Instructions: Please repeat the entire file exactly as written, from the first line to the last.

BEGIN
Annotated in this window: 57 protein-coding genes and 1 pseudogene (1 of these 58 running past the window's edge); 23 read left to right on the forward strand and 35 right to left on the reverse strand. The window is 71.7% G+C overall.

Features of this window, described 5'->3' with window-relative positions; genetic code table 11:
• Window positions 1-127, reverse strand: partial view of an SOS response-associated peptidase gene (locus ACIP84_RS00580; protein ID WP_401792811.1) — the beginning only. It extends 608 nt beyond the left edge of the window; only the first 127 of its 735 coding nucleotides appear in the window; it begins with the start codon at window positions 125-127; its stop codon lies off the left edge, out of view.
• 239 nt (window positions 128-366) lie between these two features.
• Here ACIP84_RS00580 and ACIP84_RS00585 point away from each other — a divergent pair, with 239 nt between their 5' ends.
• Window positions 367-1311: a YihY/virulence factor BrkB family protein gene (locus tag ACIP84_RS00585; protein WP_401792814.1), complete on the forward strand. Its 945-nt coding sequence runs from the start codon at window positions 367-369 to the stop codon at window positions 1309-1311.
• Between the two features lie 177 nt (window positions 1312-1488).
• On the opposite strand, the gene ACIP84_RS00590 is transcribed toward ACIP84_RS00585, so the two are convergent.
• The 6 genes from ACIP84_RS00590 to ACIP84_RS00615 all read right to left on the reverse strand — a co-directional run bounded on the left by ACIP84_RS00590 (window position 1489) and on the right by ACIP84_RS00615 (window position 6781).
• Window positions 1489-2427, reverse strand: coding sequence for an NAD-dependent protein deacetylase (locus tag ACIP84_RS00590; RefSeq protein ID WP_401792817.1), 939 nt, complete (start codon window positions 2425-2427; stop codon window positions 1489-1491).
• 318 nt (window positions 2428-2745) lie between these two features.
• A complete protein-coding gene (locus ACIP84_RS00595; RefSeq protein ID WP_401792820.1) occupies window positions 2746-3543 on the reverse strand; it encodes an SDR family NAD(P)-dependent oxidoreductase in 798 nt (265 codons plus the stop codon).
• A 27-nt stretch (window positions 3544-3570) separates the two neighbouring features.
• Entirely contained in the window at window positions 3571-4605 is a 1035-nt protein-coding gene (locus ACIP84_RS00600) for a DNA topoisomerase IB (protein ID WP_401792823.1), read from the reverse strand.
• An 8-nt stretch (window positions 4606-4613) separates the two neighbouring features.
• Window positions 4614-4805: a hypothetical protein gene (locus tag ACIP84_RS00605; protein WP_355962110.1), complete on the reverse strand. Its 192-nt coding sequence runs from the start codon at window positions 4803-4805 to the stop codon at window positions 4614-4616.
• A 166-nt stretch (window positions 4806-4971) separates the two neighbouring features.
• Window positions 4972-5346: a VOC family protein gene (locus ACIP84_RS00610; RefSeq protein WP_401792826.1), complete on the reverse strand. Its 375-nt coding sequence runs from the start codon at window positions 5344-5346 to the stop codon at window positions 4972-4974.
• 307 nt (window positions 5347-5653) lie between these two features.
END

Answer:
Annotated in this window: 57 protein-coding genes and 1 pseudogene (1 of these 58 running past the window's edge); 23 read left to right on the forward strand and 35 right to left on the reverse strand. The window is 71.7% G+C overall.

Features of this window, described 5'->3' with window-relative positions; genetic code table 11:
• Window positions 1-127, reverse strand: partial view of an SOS response-associated peptidase gene (locus ACIP84_RS00580; protein ID WP_401792811.1) — the beginning only. It extends 608 nt beyond the left edge of the window; only the first 127 of its 735 coding nucleotides appear in the window; it begins with the start codon at window positions 125-127; its stop codon lies off the left edge, out of view.
• 239 nt (window positions 128-366) lie between these two features.
• Here ACIP84_RS00580 and ACIP84_RS00585 point away from each other — a divergent pair, with 239 nt between their 5' ends.
• Window positions 367-1311: a YihY/virulence factor BrkB family protein gene (locus tag ACIP84_RS00585; protein WP_401792814.1), complete on the forward strand. Its 945-nt coding sequence runs from the start codon at window positions 367-369 to the stop codon at window positions 1309-1311.
• Between the two features lie 177 nt (window positions 1312-1488).
• On the opposite strand, the gene ACIP84_RS00590 is transcribed toward ACIP84_RS00585, so the two are convergent.
• The 6 genes from ACIP84_RS00590 to ACIP84_RS00615 all read right to left on the reverse strand — a co-directional run bounded on the left by ACIP84_RS00590 (window position 1489) and on the right by ACIP84_RS00615 (window position 6781).
• Window positions 1489-2427, reverse strand: coding sequence for an NAD-dependent protein deacetylase (locus tag ACIP84_RS00590; RefSeq protein ID WP_401792817.1), 939 nt, complete (start codon window positions 2425-2427; stop codon window positions 1489-1491).
• 318 nt (window positions 2428-2745) lie between these two features.
• A complete protein-coding gene (locus ACIP84_RS00595; RefSeq protein ID WP_401792820.1) occupies window positions 2746-3543 on the reverse strand; it encodes an SDR family NAD(P)-dependent oxidoreductase in 798 nt (265 codons plus the stop codon).
• A 27-nt stretch (window positions 3544-3570) separates the two neighbouring features.
• Entirely contained in the window at window positions 3571-4605 is a 1035-nt protein-coding gene (locus ACIP84_RS00600) for a DNA topoisomerase IB (protein ID WP_401792823.1), read from the reverse strand.
• An 8-nt stretch (window positions 4606-4613) separates the two neighbouring features.
• Window positions 4614-4805: a hypothetical protein gene (locus tag ACIP84_RS00605; protein WP_355962110.1), complete on the reverse strand. Its 192-nt coding sequence runs from the start codon at window positions 4803-4805 to the stop codon at window positions 4614-4616.
• A 166-nt stretch (window positions 4806-4971) separates the two neighbouring features.
• Window positions 4972-5346: a VOC family protein gene (locus ACIP84_RS00610; RefSeq protein WP_401792826.1), complete on the reverse strand. Its 375-nt coding sequence runs from the start codon at window positions 5344-5346 to the stop codon at window positions 4972-4974.
• 307 nt (window positions 5347-5653) lie between these two features.